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Bernstein Shur Business and Commercial Litigation Newsletter #35


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Bernstein Shur Business and Commercial Litigation Newsletter #35

Daniel J. Murphy, Paul McDonald

December 2013 | Issue 35

By Paul McDonald and Dan Murphy

We are pleased to present the 35th edition of the Bernstein Shur Business and Commercial Litigation Newsletter. This month, we highlight news that will have an impact on business and litigation, including stories addressed to patent protection for software, class actions involving Facebook and a unified fiduciary duty for broker-dealers and investment advisors. We hope you enjoy the newsletter.

In the News:

The U.S. Supreme Court has agreed to hear a case that will determine the scope of patent protection for computer software. In the underlying case, CLS Bank sued a software developer, Alice Corporation, seeking to invalidate its patent on a method used for electronic settlement of financial trades. CLS challenged Alice Corp.’s patent on grounds that the claimed invention was nothing more than an “abstract idea,”  ineligible for patent protection. On appeal, the Federal Circuit, en banc, affirmed a District Court ruling that the claimed patents were invalid, including that Alice Corp.’s method claims were not eligible for patent protection. Under the Section 101 of the Patent Act, patent protection is available for inventions that are useful, novel and non-obvious, but mere abstract ideas cannot be patented. In general, mathematical formulas cannot be patented, but new and useful methods or processes that apply mathematical algorithms may be eligible for patent protection. For years, lower courts have struggled to reach consensus on the proper analytical framework to apply to patent disputes involving software. Analysts believe that review by the High Court will provide much needed clarity concerning the standards applicable to software patents.

Read more about the case here and the decision of the U.S. Court of Appeals for the Federal Circuit here.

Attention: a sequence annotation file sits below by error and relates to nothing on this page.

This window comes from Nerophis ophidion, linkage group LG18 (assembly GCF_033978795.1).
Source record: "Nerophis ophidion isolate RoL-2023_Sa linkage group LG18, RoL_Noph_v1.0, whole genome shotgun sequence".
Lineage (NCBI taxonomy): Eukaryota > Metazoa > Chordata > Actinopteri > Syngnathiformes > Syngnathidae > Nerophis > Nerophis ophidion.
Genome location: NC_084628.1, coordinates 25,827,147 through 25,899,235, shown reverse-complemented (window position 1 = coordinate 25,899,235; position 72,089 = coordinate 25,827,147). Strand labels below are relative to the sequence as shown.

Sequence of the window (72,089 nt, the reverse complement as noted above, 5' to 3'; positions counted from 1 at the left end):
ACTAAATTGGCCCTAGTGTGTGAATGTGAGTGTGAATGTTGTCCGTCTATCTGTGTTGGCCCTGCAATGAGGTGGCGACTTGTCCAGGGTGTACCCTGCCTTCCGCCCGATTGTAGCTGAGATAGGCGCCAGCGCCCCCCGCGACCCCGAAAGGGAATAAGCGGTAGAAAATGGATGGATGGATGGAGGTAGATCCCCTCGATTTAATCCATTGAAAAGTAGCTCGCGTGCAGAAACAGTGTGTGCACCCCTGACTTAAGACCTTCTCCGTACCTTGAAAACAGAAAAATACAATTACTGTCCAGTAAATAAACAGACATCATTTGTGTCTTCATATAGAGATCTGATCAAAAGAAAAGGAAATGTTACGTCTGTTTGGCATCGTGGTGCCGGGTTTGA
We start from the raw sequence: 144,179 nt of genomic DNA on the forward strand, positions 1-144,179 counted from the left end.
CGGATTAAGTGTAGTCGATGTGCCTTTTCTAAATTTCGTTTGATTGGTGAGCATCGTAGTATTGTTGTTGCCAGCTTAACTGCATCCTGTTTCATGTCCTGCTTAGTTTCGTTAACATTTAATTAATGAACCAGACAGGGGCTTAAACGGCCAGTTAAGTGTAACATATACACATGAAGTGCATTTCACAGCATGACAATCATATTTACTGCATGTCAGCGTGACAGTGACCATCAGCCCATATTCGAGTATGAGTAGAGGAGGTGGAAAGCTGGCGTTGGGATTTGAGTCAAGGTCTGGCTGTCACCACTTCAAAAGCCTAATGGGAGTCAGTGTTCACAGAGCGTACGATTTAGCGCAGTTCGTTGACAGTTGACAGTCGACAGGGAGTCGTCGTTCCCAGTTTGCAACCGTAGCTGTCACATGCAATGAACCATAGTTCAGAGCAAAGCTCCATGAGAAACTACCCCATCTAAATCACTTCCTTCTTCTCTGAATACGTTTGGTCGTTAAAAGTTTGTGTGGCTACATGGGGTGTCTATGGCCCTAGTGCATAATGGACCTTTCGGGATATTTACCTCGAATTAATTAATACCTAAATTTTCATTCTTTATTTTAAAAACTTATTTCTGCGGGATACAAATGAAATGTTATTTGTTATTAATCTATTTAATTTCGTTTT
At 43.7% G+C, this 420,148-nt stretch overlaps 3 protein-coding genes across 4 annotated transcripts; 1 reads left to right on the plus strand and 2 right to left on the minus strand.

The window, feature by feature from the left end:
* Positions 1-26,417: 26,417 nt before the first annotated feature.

Facebook must defend class action lawsuits regarding its initial public offering and purchases of “Facebook Credits” by minors. The first class action, pending in the U.S. District Court for the Eastern District of New York, concerns securities claims by investors alleging that Facebook was negligent in preparing its registration statement for its IPO. In particular, plaintiffs assert that Facebook made materially misleading statements and omissions by failing to disclose the effect of increasing mobile usage and limitations in its technological capabilities. Denying Facebook’s motion to dismiss the class action, U.S. District Judge Robert Sweet held that the class plaintiffs plausibly alleged that Facebook made inadequate disclosures and had a duty to correct flawed information about its technological capabilities. Separately, Facebook also must defend a putative class action in California addressed to minors’ purchases by credit card of “Facebook Credits,” which are used to buy Facebook applications and games. Plaintiffs in that case sought refunds from Facebook stemming from purchases of hundreds dollars of credits using their parents’ credit cards. Plaintiffs argued that the transactions are void or voidable based on their lack of legal capacity, but Facebook has denied liability on contract grounds and declined to issue refunds. Last week, U.S. District Judge Claudia Wilken held that the minor plaintiffs asserted plausible claims, denying Facebook’s motion to dismiss the action.

Read more about these developments here and here.

A SEC advisory committee has recommended that broker-dealers should be subject to the same heightened fiduciary duty standards as registered investment advisors. Under the present framework, broker-dealers are required to recommend only “suitable” investments, but are exempt from heightened fiduciary duties applicable to investment advisors. The fiduciary duties applicable to investment advisors include duties of good faith, loyalty and due care, and also require that the advisor act in the best interests of client. Under authority of the Dodd-Frank Act, the SEC has conducted a study that is expected to result in uniform fiduciary duties for broker-dealers and investment advisors. However, the SEC’s efforts to implement a unified fiduciary standard have stalled under the weight of implementation of other Dodd-Frank provisions. The recommendation of the SEC’s Investor Advisory Committee in favor of a unified fiduciary standard may renew momentum to impose heightened duties on broker-dealers.

Read more about this development here.